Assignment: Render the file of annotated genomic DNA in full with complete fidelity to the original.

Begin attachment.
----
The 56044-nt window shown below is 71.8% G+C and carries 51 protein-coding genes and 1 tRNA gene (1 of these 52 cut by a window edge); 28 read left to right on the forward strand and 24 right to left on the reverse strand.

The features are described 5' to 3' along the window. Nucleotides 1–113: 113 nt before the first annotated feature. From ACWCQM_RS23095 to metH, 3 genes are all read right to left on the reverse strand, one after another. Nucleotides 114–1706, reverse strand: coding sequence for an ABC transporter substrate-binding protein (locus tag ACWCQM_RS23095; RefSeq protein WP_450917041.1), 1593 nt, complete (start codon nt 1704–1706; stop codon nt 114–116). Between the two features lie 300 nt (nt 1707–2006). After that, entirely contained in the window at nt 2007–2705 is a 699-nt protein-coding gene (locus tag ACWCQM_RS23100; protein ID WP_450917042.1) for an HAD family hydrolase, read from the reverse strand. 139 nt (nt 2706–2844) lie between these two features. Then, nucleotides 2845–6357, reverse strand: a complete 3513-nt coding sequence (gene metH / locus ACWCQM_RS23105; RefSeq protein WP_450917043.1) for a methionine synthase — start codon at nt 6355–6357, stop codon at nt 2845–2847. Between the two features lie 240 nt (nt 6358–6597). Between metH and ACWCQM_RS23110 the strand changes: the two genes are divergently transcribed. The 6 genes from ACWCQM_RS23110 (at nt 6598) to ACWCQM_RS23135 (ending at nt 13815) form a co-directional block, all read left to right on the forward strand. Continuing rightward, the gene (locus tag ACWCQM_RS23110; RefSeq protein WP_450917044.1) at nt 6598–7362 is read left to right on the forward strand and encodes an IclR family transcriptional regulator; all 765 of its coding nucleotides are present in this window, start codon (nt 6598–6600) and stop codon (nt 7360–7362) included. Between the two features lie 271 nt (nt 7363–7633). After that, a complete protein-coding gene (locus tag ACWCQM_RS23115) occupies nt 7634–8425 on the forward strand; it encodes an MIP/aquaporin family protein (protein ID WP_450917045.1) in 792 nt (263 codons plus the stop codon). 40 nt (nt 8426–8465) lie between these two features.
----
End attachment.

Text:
The 56044-nt window shown below is 71.8% G+C and carries 51 protein-coding genes and 1 tRNA gene (1 of these 52 cut by a window edge); 28 read left to right on the forward strand and 24 right to left on the reverse strand.

The features are described 5' to 3' along the window. Nucleotides 1–113: 113 nt before the first annotated feature. From ACWCQM_RS23095 to metH, 3 genes are all read right to left on the reverse strand, one after another. Nucleotides 114–1706, reverse strand: coding sequence for an ABC transporter substrate-binding protein (locus tag ACWCQM_RS23095; RefSeq protein WP_450917041.1), 1593 nt, complete (start codon nt 1704–1706; stop codon nt 114–116). Between the two features lie 300 nt (nt 1707–2006). After that, entirely contained in the window at nt 2007–2705 is a 699-nt protein-coding gene (locus tag ACWCQM_RS23100; protein ID WP_450917042.1) for an HAD family hydrolase, read from the reverse strand. 139 nt (nt 2706–2844) lie between these two features. Then, nucleotides 2845–6357, reverse strand: a complete 3513-nt coding sequence (gene metH / locus ACWCQM_RS23105; RefSeq protein WP_450917043.1) for a methionine synthase — start codon at nt 6355–6357, stop codon at nt 2845–2847. Between the two features lie 240 nt (nt 6358–6597). Between metH and ACWCQM_RS23110 the strand changes: the two genes are divergently transcribed. The 6 genes from ACWCQM_RS23110 (at nt 6598) to ACWCQM_RS23135 (ending at nt 13815) form a co-directional block, all read left to right on the forward strand. Continuing rightward, the gene (locus tag ACWCQM_RS23110; RefSeq protein WP_450917044.1) at nt 6598–7362 is read left to right on the forward strand and encodes an IclR family transcriptional regulator; all 765 of its coding nucleotides are present in this window, start codon (nt 6598–6600) and stop codon (nt 7360–7362) included. Between the two features lie 271 nt (nt 7363–7633). After that, a complete protein-coding gene (locus tag ACWCQM_RS23115) occupies nt 7634–8425 on the forward strand; it encodes an MIP/aquaporin family protein (protein ID WP_450917045.1) in 792 nt (263 codons plus the stop codon). 40 nt (nt 8426–8465) lie between these two features.